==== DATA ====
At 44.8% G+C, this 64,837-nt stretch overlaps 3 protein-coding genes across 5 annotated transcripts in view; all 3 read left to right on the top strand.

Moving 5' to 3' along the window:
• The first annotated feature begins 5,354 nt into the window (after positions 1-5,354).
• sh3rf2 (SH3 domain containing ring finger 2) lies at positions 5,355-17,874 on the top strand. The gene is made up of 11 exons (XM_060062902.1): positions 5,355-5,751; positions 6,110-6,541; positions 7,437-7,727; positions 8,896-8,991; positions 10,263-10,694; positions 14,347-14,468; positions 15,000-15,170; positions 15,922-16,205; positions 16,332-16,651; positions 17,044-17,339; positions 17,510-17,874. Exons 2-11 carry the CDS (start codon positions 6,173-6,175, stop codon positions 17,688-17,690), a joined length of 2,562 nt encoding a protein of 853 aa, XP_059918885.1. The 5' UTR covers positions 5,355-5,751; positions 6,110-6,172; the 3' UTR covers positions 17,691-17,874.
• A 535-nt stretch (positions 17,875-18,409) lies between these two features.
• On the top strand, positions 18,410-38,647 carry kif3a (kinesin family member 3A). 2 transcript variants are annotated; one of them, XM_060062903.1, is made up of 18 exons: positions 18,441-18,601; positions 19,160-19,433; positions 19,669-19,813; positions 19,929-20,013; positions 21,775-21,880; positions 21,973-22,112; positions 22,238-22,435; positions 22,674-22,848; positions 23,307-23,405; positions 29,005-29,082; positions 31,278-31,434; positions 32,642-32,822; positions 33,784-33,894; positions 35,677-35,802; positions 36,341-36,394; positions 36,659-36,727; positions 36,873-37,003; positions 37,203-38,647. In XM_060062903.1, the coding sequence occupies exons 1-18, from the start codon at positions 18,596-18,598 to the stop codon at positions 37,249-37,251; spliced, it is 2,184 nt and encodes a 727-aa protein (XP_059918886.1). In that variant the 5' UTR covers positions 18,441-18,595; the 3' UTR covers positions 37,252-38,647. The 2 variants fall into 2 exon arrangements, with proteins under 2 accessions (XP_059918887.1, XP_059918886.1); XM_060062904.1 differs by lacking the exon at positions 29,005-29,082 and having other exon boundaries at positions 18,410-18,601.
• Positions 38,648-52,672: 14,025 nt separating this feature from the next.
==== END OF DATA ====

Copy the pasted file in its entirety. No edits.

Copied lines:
At 44.8% G+C, this 64,837-nt stretch overlaps 3 protein-coding genes across 5 annotated transcripts in view; all 3 read left to right on the top strand.

Moving 5' to 3' along the window:
• The first annotated feature begins 5,354 nt into the window (after positions 1-5,354).
• sh3rf2 (SH3 domain containing ring finger 2) lies at positions 5,355-17,874 on the top strand. The gene is made up of 11 exons (XM_060062902.1): positions 5,355-5,751; positions 6,110-6,541; positions 7,437-7,727; positions 8,896-8,991; positions 10,263-10,694; positions 14,347-14,468; positions 15,000-15,170; positions 15,922-16,205; positions 16,332-16,651; positions 17,044-17,339; positions 17,510-17,874. Exons 2-11 carry the CDS (start codon positions 6,173-6,175, stop codon positions 17,688-17,690), a joined length of 2,562 nt encoding a protein of 853 aa, XP_059918885.1. The 5' UTR covers positions 5,355-5,751; positions 6,110-6,172; the 3' UTR covers positions 17,691-17,874.
• A 535-nt stretch (positions 17,875-18,409) lies between these two features.
• On the top strand, positions 18,410-38,647 carry kif3a (kinesin family member 3A). 2 transcript variants are annotated; one of them, XM_060062903.1, is made up of 18 exons: positions 18,441-18,601; positions 19,160-19,433; positions 19,669-19,813; positions 19,929-20,013; positions 21,775-21,880; positions 21,973-22,112; positions 22,238-22,435; positions 22,674-22,848; positions 23,307-23,405; positions 29,005-29,082; positions 31,278-31,434; positions 32,642-32,822; positions 33,784-33,894; positions 35,677-35,802; positions 36,341-36,394; positions 36,659-36,727; positions 36,873-37,003; positions 37,203-38,647. In XM_060062903.1, the coding sequence occupies exons 1-18, from the start codon at positions 18,596-18,598 to the stop codon at positions 37,249-37,251; spliced, it is 2,184 nt and encodes a 727-aa protein (XP_059918886.1). In that variant the 5' UTR covers positions 18,441-18,595; the 3' UTR covers positions 37,252-38,647. The 2 variants fall into 2 exon arrangements, with proteins under 2 accessions (XP_059918887.1, XP_059918886.1); XM_060062904.1 differs by lacking the exon at positions 29,005-29,082 and having other exon boundaries at positions 18,410-18,601.
• Positions 38,648-52,672: 14,025 nt separating this feature from the next.